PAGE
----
Objectives Heated tobacco products (HTPs) are increasingly marketed worldwide, yet limited research on HTPs has been conducted in low and middle-income countries (LMICs) or among adolescents. Guatemala is one of the few LMICs where HTPs are available. This study examined prevalence and correlates of HTP awareness, susceptibility and use among adolescents in Guatemala.
Design, setting and participants A cross-sectional survey on HTP awareness, susceptibility and use was conducted among 2870 students between the ages of 13 and 17 in private schools in Guatemala City, Guatemala.
Primary and secondary outcome measures The primary outcome was susceptibility to future use of HTP among school-aged current and never smokers in Guatemala. We also explored awareness and use of HTPs. Multivariate binomial regression models were used to explore associations between these outcomes and both sociodemographic factors and established smoking correlates.
Results Of all students (n=2870), about half were aware of HTPs (52.4%) and susceptible to future or continued use (52.4%). Whereas 8.4% of students had tried HTPs in the lifetime (but not in the last month), only 2.9% used HTPs in the past month. Independent correlates of HTP susceptibility and ever-use included: use of other tobacco products (current smoking: adjusted OR (AOR)=10.53 and 6.63, respectively; current e-cigarette use: AOR=21.87 and 10.40, respectively), moderate alcohol consumption (AOR=1.49 and 1.19, respectively), marijuana use in the past 30 days (AOR=3.49 and 2.29, respectively) and having friends who use HTPs (AOR=1.83 and 7.28, respectively).
Conclusions Among this sample of adolescents in Guatemala City, where tobacco control is weak, the prevalence of HTP use was low but susceptibility to future use was high. Tobacco prevention and intervention strategies for cigarettes and e-cigarettes should now also include HTPs, which tend to be used by similar adolescent populations (ie, those who use other substances or are exposed to tobacco through family and friends).
- public health
- community child health
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Strengths and limitations of this study
Heated tobacco products (HTPs) are increasingly popular in countries where available, but little is known about adolescent use in low and middle-income countries with weak tobacco control policies like Guatemala.
The study sample was selected from private high school students in Guatemala City, specifically to oversample potential HTP users but also resulted in a population not generalisable nationwide.
This study used a previously fielded questionnaire adapted to Guatemala, and research questions, outcomes and analysis were based on prior local work.
Both the population of interest and public were involved in study design and implementation: a subset of students were asked to pilot and comment on the survey before implementation, participating schools were asked to review the protocol and the Ministry of Health gave support of this study with the understanding that results will be shared and used to support tobacco control strategies.
The data are self-reported, thus there is a chance of misreporting, particularly under-reporting due to social desirability bias.
The increase in popularity of non-conventional tobacco products has further complicated an already challenging tobacco control landscape. For example, electronic cigarettes (e-cigarettes) increasingly appear more appealing to adolescents than conventional cigarettes; a considerable proportion of adolescent e-cigarette users have never smoked conventional cigarettes.1 2 The appeal of e-cigarettes in younger populations is a key argument for strong regulations that would decrease youth access (eg, increase price and legal age of purchase) and appeal (eg, banning flavours and marketing), often outweighing arguments that policies should promote e-cigarette use among established smokers who may benefit from consumption of a less harmful product.3 Recently, tobacco product regulation in some countries has been additionally complicated by the introduction of novel heated tobacco products (HTPs). HTPs heat but do not burn tobacco, producing an aerosol with nicotine that does not contain or has lower levels of many of the harmful chemicals in cigarette smoke.4 5 However, current evidence on the harmful effects of HTPs compared with conventional cigarettes is yet to be determined as most of the available evidence is in vitro and comes from tobacco industry-funded research.6–9 In July 2020, the Food and Drug Administration (FDA) authorised Philip Morris to make claims in its HTP (IQOS) marketing about reduced exposure to harmful constituents compared with cigarettes; however, the FDA prohibited marketing claims about reduced risks from IQOS use, citing the lack of evidence for this claim.10 11 Nevertheless, consumers equate reduced exposure with reduced risk12: HTPs appeal to adult smokers and use of HTPs has been rapidly increasing in some high-income countries (HIC) where they have been introduced, suggesting a potential public health benefit, similar to that of e-cigarettes.13–15 Nonetheless, the appeal of HTPs among adolescents, particularly those who would otherwise not use tobacco, is relatively unknown.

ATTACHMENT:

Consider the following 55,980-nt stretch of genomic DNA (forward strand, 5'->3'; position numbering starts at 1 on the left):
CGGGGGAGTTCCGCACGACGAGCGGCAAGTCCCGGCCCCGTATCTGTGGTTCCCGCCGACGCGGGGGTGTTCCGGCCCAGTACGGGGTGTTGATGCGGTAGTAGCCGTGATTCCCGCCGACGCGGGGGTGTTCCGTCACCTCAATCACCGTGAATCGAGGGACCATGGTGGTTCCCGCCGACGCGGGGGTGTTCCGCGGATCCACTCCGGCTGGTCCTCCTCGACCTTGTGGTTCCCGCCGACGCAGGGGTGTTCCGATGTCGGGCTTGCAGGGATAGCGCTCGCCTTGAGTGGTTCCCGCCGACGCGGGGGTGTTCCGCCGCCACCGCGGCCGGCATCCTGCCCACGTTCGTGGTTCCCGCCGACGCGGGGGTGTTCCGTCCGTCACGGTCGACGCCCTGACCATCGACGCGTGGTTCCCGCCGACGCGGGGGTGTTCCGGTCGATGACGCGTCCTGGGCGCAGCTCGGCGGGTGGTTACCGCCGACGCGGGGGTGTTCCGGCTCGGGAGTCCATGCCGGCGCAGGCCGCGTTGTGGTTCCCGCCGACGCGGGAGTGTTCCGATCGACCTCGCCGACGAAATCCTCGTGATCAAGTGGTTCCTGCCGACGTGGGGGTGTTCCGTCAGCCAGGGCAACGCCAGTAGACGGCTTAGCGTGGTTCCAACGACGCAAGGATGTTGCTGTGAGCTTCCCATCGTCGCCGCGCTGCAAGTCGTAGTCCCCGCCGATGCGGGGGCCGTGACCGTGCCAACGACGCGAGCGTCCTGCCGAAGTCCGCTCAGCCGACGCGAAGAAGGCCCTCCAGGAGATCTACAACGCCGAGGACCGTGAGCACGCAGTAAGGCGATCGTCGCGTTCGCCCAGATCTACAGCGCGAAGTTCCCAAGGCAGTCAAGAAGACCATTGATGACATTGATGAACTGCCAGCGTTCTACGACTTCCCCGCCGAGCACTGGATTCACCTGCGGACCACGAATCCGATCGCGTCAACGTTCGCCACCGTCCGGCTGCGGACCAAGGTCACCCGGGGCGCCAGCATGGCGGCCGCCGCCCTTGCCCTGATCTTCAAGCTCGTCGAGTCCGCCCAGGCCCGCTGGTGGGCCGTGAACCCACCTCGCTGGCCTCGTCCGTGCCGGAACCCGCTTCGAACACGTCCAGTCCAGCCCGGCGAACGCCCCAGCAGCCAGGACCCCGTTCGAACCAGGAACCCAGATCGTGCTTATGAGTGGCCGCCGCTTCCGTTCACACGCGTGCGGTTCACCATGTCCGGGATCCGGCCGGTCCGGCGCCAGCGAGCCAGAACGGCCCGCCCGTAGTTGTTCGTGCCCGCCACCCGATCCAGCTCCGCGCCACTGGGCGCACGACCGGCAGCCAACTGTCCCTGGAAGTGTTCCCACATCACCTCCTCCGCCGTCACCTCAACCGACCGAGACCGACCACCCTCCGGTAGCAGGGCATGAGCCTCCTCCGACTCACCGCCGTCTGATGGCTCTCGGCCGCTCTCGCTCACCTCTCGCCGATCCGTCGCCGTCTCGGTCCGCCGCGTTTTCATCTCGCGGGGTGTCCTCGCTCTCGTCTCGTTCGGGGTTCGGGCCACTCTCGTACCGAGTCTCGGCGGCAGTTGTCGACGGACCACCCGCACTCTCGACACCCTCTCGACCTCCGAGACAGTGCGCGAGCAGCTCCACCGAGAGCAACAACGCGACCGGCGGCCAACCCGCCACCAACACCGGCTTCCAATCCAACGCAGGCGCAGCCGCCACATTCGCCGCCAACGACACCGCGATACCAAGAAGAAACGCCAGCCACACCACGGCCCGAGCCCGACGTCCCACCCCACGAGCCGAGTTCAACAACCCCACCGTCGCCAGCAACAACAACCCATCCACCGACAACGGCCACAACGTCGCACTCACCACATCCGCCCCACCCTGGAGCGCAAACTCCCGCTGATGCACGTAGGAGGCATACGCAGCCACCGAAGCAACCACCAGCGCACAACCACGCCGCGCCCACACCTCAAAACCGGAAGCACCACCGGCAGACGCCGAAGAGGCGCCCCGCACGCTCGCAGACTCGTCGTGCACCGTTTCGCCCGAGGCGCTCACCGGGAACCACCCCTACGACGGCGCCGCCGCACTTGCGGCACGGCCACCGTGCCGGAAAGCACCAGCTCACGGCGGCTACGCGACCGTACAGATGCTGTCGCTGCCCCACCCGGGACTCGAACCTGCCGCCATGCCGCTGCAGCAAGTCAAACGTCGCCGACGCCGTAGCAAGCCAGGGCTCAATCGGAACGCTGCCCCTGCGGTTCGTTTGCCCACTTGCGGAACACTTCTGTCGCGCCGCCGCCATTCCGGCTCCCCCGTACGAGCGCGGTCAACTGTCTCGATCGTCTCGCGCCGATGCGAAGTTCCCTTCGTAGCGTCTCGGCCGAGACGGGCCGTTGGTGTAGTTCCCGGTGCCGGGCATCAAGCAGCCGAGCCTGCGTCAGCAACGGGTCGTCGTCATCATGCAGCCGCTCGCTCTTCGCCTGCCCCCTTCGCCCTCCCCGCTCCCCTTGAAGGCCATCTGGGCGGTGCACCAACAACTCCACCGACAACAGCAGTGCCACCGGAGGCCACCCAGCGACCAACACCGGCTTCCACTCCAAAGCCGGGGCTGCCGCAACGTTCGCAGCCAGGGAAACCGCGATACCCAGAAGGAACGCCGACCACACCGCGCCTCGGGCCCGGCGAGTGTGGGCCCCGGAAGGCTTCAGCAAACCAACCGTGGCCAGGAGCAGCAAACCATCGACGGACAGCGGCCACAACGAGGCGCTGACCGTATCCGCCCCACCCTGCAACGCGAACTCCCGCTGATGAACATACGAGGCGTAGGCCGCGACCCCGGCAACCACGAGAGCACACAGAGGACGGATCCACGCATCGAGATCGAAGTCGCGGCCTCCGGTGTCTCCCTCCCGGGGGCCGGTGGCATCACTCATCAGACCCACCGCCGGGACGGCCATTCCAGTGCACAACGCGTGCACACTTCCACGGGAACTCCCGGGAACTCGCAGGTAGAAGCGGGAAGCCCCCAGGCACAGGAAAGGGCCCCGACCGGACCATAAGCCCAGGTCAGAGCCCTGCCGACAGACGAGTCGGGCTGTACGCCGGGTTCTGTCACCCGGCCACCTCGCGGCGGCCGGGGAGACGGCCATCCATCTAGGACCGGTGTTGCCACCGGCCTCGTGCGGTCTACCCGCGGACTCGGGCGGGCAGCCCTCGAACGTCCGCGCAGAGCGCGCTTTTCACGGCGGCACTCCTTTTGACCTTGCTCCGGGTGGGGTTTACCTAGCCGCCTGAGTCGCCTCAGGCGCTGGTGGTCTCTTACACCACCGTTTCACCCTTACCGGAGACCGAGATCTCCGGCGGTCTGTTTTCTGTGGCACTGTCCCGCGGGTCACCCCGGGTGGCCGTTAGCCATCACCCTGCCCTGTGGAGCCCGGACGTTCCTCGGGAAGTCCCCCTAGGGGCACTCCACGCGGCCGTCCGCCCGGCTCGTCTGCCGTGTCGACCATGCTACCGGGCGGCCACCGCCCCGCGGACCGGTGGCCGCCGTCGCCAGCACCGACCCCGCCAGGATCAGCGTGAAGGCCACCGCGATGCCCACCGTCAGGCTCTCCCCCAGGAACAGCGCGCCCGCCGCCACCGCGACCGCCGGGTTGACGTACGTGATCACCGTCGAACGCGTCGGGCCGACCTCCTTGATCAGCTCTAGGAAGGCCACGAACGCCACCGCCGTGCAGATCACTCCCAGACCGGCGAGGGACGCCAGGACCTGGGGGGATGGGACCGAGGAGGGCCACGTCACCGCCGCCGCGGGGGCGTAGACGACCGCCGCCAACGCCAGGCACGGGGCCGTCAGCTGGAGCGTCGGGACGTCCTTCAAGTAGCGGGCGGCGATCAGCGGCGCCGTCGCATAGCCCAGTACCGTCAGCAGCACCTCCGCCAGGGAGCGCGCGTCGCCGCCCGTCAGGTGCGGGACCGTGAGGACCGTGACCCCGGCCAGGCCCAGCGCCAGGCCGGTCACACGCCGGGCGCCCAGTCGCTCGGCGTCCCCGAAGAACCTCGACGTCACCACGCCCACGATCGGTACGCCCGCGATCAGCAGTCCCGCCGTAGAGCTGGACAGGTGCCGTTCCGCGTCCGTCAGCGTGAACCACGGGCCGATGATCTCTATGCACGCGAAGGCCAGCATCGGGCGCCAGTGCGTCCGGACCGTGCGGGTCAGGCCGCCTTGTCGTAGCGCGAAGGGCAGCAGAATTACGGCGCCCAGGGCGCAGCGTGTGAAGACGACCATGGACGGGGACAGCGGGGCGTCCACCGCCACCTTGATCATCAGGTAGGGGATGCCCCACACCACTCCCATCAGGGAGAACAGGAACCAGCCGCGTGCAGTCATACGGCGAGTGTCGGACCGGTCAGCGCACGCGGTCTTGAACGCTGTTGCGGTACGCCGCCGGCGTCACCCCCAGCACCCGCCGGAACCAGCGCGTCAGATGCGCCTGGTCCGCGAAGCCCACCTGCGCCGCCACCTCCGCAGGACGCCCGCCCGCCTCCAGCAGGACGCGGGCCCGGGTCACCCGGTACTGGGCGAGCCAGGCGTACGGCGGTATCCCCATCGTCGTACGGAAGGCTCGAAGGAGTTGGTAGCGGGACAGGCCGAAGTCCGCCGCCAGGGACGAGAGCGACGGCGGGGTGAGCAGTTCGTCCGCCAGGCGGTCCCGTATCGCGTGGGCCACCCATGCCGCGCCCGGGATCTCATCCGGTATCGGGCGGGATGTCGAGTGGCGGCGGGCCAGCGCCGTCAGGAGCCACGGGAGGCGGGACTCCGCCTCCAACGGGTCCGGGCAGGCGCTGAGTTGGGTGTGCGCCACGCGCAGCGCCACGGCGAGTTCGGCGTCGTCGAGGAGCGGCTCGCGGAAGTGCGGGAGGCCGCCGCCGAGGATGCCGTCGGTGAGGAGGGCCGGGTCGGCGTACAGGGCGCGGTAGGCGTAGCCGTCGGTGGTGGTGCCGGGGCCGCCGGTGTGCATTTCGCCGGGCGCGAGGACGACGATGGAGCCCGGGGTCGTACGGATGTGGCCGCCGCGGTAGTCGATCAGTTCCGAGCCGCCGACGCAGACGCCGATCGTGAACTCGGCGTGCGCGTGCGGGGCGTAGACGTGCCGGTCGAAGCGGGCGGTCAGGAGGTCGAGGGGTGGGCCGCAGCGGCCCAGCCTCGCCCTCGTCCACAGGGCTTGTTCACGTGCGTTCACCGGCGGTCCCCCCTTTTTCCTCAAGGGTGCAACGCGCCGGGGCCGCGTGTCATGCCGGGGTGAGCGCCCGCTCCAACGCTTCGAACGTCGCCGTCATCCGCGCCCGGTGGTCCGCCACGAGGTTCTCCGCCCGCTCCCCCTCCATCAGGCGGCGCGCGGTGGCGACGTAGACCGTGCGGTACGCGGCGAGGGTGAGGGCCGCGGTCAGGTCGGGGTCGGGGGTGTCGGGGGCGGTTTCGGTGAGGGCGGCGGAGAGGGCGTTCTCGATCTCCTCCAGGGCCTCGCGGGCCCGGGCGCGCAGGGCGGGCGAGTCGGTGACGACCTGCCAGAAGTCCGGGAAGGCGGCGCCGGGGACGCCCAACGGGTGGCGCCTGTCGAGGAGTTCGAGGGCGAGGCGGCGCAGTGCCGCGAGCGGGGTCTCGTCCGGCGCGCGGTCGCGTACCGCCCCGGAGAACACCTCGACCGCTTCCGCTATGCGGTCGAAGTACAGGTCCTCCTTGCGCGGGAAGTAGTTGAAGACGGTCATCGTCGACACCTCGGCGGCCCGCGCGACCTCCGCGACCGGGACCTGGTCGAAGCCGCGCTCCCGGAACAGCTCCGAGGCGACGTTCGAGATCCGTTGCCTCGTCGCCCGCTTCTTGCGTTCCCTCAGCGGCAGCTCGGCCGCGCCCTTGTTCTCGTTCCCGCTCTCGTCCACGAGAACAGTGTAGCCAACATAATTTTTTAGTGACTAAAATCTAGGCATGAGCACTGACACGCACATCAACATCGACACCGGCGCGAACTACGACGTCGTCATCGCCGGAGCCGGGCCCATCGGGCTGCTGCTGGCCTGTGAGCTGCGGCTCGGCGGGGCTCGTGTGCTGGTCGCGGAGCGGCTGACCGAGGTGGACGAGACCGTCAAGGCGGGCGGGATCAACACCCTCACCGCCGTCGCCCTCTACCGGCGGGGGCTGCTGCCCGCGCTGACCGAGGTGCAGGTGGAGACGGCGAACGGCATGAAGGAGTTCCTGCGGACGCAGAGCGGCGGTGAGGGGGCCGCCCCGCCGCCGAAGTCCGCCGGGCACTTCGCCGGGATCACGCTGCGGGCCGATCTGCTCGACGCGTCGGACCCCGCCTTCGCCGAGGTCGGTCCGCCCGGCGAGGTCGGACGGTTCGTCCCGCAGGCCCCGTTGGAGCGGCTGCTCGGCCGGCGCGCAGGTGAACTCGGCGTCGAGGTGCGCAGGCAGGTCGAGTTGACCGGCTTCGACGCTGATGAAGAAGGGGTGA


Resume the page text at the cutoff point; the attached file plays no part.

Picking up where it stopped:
IQOS was introduced in some countries in 2014, and is advertised as a less harmful alternative for smokers who want to reduce exposure to harmful chemicals produced by tobacco combustion.16 By 2020, it was available in at least 52 countries worldwide, including Guatemala,4 5 17 but due to the fairly recent introduction to the market, little is known about its awareness and use, particularly among adolescents. Nonetheless, HTPs appear to quickly penetrate markets: for example, among young adults in South Korea, only 3 months after IQOS was introduced into the market, 38% were aware of the product and 3.5% were current users.18 Additionally, in 2018, a study of older adolescents (16–19 years old) in England, Canada and the USA (where HTPs were either only available in limited areas or not available at the time of the study) reported that among all participants, 7% were aware of IQOS, 45% susceptible to future use and 38% interested in trying IQOS; these percentages were higher in the current smoker and e-cigarette user subpopulation. 19 Notably, susceptibility to IQOS use (25%) was higher than susceptibility to conventional cigarette use (19%) among never smokers or e-cigarette users, suggesting its potential appeal among adolescents who otherwise would not use tobacco products.19